As part of the process, various stakeholders were interviewed. The University also notified more than 100 community organisations and institutions of the planned renaming. These included the Stellenbosch Co-management Forum (including Die Vlakte Forum), Stellenbosch Municipality, the Western Cape Education Department (Stellenbosch), the Stellenbosch Civil Advocacy Network, and the Stellenbosch Ratepayers' Association, all of whom have seats on the University's Institutional Forum.
A call for proposals was distributed among all staff and students as well as members of the community (as represented by the structures serving on SU's Institutional Forum) in July 2020. In October 2020, the Naming Committee, which had been expanded for the purpose of renaming the RW Wilcocks building, agreed on the process to arrive at a short list. The 17 proposals received were subsequently whittled down to the most suitable options, which were presented to the Rectorate.
The Rectorate also requested that the relevant stakeholder groups be approached to determine whether there would be any opposition to using the name Krotoa in the context of SU. Keen support for the use of the name was expressed by the relevant leaders and representatives of the First Nations structures.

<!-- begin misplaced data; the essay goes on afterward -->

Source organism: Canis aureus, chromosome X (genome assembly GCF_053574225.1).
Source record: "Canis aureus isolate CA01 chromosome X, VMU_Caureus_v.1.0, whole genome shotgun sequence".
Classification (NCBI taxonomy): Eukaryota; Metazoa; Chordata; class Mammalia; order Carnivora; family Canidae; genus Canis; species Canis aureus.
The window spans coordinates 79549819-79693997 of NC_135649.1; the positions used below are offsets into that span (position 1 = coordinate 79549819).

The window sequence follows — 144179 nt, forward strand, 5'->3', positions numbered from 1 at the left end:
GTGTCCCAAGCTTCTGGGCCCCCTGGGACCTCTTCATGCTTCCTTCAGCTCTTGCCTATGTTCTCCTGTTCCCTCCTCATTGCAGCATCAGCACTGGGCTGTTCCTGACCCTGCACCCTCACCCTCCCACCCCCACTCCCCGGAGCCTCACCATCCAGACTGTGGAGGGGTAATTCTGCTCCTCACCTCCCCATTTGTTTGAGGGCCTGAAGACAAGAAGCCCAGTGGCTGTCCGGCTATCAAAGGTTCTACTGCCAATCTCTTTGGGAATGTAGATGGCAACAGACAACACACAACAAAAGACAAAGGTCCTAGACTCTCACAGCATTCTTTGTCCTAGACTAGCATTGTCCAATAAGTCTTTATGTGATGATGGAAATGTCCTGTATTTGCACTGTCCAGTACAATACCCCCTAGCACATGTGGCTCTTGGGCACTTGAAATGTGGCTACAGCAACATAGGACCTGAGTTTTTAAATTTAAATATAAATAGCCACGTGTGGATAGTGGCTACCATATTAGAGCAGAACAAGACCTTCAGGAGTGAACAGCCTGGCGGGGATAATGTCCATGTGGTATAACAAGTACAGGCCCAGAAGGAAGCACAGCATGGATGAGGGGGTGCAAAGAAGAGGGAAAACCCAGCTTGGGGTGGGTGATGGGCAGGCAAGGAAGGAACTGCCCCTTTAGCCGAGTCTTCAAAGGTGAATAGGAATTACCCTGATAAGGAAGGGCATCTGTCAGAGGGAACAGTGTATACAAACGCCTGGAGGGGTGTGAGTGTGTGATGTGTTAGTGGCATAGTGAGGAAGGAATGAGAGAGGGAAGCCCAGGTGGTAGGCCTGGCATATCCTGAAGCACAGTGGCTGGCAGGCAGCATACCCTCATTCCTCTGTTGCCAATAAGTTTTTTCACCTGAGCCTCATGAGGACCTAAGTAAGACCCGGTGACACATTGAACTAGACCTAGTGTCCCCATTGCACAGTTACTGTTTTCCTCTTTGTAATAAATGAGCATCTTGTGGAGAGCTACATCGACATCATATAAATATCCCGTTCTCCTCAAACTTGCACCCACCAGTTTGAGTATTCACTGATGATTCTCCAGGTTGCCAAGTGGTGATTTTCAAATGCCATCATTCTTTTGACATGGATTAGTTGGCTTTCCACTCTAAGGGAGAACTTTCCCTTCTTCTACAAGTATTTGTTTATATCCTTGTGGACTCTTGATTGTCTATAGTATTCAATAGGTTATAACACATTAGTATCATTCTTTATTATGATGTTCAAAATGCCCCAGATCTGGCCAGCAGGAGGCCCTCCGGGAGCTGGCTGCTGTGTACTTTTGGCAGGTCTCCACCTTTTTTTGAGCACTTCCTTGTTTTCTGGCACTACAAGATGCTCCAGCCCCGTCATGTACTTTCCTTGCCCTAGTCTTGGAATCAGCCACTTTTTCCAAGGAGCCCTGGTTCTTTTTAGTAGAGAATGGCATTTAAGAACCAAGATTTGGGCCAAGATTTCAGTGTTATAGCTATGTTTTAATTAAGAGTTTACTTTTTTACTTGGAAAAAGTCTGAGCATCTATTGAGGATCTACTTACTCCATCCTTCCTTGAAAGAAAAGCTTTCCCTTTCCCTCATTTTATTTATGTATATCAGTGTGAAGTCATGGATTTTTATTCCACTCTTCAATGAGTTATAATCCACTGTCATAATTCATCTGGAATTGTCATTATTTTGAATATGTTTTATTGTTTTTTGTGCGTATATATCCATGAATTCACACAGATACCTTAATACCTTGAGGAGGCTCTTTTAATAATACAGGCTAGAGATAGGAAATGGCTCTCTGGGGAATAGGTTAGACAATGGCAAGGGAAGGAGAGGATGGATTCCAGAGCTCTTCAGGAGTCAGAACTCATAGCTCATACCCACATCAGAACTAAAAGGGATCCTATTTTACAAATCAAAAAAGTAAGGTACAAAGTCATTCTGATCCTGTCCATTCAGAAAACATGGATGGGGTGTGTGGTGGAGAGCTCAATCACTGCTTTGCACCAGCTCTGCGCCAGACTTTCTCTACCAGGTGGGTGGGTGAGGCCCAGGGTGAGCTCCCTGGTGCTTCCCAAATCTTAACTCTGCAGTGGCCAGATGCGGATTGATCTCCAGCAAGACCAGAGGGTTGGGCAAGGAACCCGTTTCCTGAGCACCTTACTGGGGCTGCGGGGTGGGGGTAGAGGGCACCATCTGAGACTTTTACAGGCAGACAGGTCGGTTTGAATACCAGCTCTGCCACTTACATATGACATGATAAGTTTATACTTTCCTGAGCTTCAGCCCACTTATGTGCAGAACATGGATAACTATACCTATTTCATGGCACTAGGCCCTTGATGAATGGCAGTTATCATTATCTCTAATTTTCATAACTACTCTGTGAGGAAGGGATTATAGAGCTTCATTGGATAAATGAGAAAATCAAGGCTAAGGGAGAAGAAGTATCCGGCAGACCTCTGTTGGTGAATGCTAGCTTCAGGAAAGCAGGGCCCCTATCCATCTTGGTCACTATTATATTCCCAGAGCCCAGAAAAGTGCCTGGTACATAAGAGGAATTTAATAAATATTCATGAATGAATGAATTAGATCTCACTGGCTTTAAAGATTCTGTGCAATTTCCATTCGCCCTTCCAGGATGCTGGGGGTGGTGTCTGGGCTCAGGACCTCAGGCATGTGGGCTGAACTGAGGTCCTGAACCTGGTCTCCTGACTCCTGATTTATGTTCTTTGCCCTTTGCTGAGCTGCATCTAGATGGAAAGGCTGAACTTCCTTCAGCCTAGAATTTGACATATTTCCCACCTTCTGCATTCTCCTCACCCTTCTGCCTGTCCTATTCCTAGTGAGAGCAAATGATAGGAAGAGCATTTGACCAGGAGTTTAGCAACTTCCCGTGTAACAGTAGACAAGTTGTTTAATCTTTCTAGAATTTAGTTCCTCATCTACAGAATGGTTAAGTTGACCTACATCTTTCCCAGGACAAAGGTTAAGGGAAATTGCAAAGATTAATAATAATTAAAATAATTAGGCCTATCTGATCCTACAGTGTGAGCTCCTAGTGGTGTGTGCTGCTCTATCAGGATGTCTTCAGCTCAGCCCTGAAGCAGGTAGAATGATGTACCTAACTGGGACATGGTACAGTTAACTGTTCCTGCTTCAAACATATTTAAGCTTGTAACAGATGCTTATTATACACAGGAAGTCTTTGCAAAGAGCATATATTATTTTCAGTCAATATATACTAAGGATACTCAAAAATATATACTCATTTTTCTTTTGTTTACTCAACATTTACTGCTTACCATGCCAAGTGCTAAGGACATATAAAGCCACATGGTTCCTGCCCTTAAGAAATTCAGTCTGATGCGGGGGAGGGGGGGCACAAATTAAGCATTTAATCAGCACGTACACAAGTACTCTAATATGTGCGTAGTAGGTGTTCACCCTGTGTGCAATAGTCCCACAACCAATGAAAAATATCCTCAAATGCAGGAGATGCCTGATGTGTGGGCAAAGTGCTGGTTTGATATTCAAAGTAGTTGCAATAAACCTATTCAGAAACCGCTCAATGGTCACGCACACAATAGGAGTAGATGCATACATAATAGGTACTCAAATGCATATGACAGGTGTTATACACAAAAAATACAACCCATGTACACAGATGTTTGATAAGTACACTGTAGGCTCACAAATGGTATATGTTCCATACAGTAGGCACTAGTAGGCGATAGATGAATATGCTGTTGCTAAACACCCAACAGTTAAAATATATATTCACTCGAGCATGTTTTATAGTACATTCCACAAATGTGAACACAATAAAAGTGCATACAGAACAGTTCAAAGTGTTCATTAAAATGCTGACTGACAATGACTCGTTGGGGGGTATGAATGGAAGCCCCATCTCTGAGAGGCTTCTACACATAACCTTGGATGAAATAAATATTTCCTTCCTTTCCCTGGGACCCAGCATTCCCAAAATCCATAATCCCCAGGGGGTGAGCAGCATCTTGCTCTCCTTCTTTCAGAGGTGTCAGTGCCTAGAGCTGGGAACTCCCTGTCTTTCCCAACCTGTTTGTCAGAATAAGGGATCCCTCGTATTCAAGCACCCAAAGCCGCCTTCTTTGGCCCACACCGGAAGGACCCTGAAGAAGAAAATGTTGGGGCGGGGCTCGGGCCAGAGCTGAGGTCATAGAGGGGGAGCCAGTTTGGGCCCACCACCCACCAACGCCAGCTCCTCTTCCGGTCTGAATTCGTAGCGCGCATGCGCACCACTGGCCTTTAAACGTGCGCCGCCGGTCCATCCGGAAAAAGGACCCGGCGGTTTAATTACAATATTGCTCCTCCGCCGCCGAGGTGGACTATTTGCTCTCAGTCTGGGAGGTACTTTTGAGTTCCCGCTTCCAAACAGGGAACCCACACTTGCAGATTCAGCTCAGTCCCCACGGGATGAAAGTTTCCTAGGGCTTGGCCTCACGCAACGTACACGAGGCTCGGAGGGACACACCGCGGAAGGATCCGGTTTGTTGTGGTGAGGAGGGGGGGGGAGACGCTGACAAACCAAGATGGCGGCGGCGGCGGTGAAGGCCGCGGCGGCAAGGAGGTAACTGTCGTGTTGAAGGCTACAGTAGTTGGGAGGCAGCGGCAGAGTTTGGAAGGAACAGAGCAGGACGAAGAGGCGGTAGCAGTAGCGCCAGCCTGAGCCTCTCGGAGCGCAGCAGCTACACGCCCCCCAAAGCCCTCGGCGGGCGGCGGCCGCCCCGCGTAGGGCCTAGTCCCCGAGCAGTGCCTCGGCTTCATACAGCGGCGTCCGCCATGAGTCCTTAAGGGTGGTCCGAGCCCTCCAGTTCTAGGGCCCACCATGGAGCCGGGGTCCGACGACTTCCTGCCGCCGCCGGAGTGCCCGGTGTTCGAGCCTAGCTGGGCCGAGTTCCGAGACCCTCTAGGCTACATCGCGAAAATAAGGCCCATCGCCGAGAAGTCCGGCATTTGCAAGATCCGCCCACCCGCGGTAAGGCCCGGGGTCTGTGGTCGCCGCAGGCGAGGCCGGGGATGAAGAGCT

A date for the unveiling of the new name is yet to be determined. In the meantime, SU's new Visual Redress Policy will serve before Council for approval in September.
The RW Wilcocks building was opened in 1966 and named after Prof Raymond William Wilcocks, who was Rector of the University from 1935 to 1954.
The renaming of the RW Wilcocks building forms part of a long-term and extensive visual redress process on SU's campuses in an attempt not only to remove certain symbols, but also to introduce new visual symbols that point to a shared history, our diverse stories, and public spaces that are welcoming to all.
This process was launched a few years ago, and much progress has been made in recent years to create student and staff-friendly living and work spaces that meet the needs of a diverse group of students, staff and other stakeholders, and at the same time promote a welcoming campus culture.
Recent name changes at SU:
Some name changes over the past few years include the Coetzenburg Centre (previously the DF Malan Centre), the Stellenbosch University Library (previously JS Gericke Library), the Adam Small Theatre Complex (previously HB Thom Theatre), Pieter Okkers House (7 Joubert Street, now named after the first resident of the building, Mr Pieter JA Okkers, 1875-1952) and Simon Nkoli House (39 Victoria Street).
Recently constructed buildings have been given the following names: Russel Botman House (named after the late Prof Russel Botman), Ubuntu House, Nkosi Johnson House and the Jan Mouton Learning Centre.
Other recent projects:
- “The Circle", a bronze art installation featuring 11 phenomenal South African women thought leaders (including Krotoa), which was erected on the Rooiplein towards the end of 2019
- Welcoming messages carved on benches in public areas on campus in 15 languages, including in Braille, South African Sign Language and San
- Installation of a map of Die Vlakte at the entrance of the Arts and Social Sciences building, which is built on land from where families were evicted under the Group Areas Act in the 1960s
- The creation of the Lückhoff Living Museum
- Displaying the University's Centenary restitution statement at the SU Library